Thursday, July 31, 2014

oNe PhOtO a DaY fOr JuLy

 Since for half of this month we will be on holidays I have decided to make it my month of showcasing Bhutan with every photo:- let’s see if I succeed.


1.  RED + WHITE: two letters from the Dzongkha script, which is what is used in Bhutan and it is closely related to Tibetan. Actually it is the same letter twice if I am not mistaken. I love the way it looks like a pair of eyes

(especially if you view it upside down)    - like big brother is watching us. It is part of the signage for a bank on the main street in Thimphu

2. SOMETHING BEGINNING WITH K: the special coronation blend of whiskey produced here in Bhutan, known as “K5”. In this case “K” stand for the king and yes the 5 is because he is the 5th monarch of the kingdom

3. MATCH: in fact not a perfect match but very close and pairs of phalluses just like these adorn, the walls and entrances of many traditional homes and buildings in Bhutan. This shot from archives was taken in the district where we now live but never imagined that we would, at the time it was taken in February 2011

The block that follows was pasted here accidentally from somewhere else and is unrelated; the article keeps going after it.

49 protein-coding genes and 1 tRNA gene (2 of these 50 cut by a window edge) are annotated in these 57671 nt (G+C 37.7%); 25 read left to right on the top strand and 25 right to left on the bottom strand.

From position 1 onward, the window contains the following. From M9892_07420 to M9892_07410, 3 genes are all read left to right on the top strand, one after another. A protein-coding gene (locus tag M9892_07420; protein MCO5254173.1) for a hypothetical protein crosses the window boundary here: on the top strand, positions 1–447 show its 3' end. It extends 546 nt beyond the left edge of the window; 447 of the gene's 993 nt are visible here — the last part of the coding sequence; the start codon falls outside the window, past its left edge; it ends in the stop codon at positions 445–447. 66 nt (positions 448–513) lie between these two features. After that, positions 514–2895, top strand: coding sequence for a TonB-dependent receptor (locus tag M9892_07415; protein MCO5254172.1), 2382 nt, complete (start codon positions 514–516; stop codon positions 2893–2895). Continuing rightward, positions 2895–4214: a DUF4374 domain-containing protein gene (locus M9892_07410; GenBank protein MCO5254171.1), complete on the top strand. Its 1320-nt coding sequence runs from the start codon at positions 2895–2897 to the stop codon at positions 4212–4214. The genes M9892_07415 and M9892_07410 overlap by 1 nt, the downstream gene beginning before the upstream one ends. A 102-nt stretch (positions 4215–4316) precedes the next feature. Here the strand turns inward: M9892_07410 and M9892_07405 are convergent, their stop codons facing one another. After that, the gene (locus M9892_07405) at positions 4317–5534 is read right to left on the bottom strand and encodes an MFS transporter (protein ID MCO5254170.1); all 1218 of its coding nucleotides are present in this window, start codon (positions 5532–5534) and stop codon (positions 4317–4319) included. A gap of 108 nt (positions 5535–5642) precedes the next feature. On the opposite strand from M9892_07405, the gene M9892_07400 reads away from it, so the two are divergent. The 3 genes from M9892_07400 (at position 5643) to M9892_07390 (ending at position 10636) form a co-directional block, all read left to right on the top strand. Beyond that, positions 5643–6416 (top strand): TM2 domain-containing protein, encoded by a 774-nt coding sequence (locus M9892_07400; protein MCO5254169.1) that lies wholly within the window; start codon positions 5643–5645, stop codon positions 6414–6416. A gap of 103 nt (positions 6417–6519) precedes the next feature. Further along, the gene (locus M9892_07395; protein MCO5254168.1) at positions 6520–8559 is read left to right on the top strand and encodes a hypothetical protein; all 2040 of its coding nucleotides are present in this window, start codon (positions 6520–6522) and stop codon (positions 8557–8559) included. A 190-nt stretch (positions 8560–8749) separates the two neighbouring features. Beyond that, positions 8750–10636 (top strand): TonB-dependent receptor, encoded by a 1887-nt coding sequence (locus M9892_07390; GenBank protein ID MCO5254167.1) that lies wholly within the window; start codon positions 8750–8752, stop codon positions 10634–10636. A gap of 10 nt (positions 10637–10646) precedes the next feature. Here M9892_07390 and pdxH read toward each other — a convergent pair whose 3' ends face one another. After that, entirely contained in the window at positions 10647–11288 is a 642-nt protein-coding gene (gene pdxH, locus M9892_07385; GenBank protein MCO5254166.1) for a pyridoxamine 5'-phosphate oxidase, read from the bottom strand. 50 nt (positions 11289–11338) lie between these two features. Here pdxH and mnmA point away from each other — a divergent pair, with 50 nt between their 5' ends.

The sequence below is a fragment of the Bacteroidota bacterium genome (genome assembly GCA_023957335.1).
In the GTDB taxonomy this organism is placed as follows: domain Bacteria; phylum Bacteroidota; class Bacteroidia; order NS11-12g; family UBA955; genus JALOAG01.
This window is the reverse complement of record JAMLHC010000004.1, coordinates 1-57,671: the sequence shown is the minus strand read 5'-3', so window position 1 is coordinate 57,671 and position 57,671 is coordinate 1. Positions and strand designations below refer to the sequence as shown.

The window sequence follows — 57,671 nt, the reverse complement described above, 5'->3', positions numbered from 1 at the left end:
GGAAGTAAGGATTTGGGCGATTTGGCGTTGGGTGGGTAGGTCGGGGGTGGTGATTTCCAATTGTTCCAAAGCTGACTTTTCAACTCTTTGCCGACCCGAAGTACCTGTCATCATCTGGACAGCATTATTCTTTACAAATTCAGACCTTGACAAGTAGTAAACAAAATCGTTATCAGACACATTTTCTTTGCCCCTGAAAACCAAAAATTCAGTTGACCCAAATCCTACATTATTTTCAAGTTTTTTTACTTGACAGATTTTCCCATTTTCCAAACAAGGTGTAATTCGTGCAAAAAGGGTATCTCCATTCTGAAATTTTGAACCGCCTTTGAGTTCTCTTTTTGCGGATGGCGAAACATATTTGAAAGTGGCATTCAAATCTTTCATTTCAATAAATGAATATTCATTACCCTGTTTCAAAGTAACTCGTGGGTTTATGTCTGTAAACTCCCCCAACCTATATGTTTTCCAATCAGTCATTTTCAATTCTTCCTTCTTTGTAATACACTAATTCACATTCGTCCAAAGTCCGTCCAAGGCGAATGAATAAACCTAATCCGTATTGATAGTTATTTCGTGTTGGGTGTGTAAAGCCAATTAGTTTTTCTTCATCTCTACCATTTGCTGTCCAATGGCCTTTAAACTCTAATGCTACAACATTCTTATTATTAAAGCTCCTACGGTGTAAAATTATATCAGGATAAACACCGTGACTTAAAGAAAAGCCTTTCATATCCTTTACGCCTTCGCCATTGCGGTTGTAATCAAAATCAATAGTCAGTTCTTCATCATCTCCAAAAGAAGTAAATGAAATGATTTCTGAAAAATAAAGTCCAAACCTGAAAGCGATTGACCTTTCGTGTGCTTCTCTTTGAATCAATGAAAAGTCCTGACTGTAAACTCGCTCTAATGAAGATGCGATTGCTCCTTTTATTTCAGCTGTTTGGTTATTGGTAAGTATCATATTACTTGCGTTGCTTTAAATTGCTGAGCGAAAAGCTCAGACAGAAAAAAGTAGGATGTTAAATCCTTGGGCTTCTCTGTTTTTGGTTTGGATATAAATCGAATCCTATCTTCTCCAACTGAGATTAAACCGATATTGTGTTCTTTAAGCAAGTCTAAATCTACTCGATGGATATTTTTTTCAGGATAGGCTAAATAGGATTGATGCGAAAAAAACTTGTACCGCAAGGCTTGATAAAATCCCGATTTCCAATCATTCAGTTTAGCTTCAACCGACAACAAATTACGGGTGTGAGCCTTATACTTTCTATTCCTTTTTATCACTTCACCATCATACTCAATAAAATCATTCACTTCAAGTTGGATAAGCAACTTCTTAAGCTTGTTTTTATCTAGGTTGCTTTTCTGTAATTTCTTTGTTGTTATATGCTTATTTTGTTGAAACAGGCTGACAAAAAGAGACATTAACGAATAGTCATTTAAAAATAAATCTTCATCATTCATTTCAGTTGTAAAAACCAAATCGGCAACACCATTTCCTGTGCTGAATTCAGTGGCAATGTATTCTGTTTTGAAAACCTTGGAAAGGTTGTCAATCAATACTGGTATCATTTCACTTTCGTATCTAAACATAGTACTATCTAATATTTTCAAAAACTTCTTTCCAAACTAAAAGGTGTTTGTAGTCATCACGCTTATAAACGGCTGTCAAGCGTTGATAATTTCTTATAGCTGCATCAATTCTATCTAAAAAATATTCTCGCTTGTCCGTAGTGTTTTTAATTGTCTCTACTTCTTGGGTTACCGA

4. STARS: of the Bhutanese cinema from yester year found on the wall of the now disused cinema in downtown Thimphu

5. ON THE TABLE: a plate of momos; Tibetan style dumplings. We consider them Bhutan's best local snack food and indulge whenever we can.

5b. ON THE TABLE: Ian on the table and receiving treatment in the physiotherapy department of the Jigme Dorji Wangchuck National Referral Hospital in Thimphu, where he has been for the last 4 days. At least it is finally starting to make a difference and the swelling is going down even if he still needs the crutches to walk. Thanks Tshering and Sandy for doing such a great job